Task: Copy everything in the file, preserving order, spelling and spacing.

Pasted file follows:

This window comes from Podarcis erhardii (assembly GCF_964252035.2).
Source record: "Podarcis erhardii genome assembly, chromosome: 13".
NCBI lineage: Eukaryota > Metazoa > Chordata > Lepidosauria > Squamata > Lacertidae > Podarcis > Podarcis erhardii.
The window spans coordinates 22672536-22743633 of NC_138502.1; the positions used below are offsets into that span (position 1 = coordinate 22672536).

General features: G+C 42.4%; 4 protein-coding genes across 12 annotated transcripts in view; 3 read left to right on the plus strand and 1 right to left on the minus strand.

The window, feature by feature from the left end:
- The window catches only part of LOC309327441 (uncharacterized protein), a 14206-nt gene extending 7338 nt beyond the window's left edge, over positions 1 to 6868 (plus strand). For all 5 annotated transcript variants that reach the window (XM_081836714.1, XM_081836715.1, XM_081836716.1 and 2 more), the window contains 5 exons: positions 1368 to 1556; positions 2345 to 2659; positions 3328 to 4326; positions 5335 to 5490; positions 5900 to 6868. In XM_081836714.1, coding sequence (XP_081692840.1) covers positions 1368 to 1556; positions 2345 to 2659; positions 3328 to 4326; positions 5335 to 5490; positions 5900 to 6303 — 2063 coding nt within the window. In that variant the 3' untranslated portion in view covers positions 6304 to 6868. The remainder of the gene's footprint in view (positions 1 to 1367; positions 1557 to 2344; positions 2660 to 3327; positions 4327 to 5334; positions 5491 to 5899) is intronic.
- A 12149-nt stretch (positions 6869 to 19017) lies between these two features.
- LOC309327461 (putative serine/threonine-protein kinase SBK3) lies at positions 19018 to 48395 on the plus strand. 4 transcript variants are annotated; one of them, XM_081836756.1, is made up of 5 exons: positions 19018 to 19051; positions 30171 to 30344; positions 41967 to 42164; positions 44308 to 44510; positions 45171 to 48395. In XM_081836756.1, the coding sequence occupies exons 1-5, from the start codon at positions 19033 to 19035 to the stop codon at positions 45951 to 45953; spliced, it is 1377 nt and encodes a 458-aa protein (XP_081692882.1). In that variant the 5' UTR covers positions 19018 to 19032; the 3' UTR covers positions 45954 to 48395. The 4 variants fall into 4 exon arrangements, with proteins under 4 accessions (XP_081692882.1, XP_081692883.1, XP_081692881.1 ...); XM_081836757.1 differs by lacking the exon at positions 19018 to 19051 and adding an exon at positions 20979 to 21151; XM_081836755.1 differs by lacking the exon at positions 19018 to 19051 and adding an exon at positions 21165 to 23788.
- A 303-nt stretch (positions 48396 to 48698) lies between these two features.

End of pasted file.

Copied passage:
This window comes from Podarcis erhardii (assembly GCF_964252035.2).
Source record: "Podarcis erhardii genome assembly, chromosome: 13".
NCBI lineage: Eukaryota > Metazoa > Chordata > Lepidosauria > Squamata > Lacertidae > Podarcis > Podarcis erhardii.
The window spans coordinates 22672536-22743633 of NC_138502.1; the positions used below are offsets into that span (position 1 = coordinate 22672536).

General features: G+C 42.4%; 4 protein-coding genes across 12 annotated transcripts in view; 3 read left to right on the plus strand and 1 right to left on the minus strand.

The window, feature by feature from the left end:
- The window catches only part of LOC309327441 (uncharacterized protein), a 14206-nt gene extending 7338 nt beyond the window's left edge, over positions 1 to 6868 (plus strand). For all 5 annotated transcript variants that reach the window (XM_081836714.1, XM_081836715.1, XM_081836716.1 and 2 more), the window contains 5 exons: positions 1368 to 1556; positions 2345 to 2659; positions 3328 to 4326; positions 5335 to 5490; positions 5900 to 6868. In XM_081836714.1, coding sequence (XP_081692840.1) covers positions 1368 to 1556; positions 2345 to 2659; positions 3328 to 4326; positions 5335 to 5490; positions 5900 to 6303 — 2063 coding nt within the window. In that variant the 3' untranslated portion in view covers positions 6304 to 6868. The remainder of the gene's footprint in view (positions 1 to 1367; positions 1557 to 2344; positions 2660 to 3327; positions 4327 to 5334; positions 5491 to 5899) is intronic.
- A 12149-nt stretch (positions 6869 to 19017) lies between these two features.
- LOC309327461 (putative serine/threonine-protein kinase SBK3) lies at positions 19018 to 48395 on the plus strand. 4 transcript variants are annotated; one of them, XM_081836756.1, is made up of 5 exons: positions 19018 to 19051; positions 30171 to 30344; positions 41967 to 42164; positions 44308 to 44510; positions 45171 to 48395. In XM_081836756.1, the coding sequence occupies exons 1-5, from the start codon at positions 19033 to 19035 to the stop codon at positions 45951 to 45953; spliced, it is 1377 nt and encodes a 458-aa protein (XP_081692882.1). In that variant the 5' UTR covers positions 19018 to 19032; the 3' UTR covers positions 45954 to 48395. The 4 variants fall into 4 exon arrangements, with proteins under 4 accessions (XP_081692882.1, XP_081692883.1, XP_081692881.1 ...); XM_081836757.1 differs by lacking the exon at positions 19018 to 19051 and adding an exon at positions 20979 to 21151; XM_081836755.1 differs by lacking the exon at positions 19018 to 19051 and adding an exon at positions 21165 to 23788.
- A 303-nt stretch (positions 48396 to 48698) lies between these two features.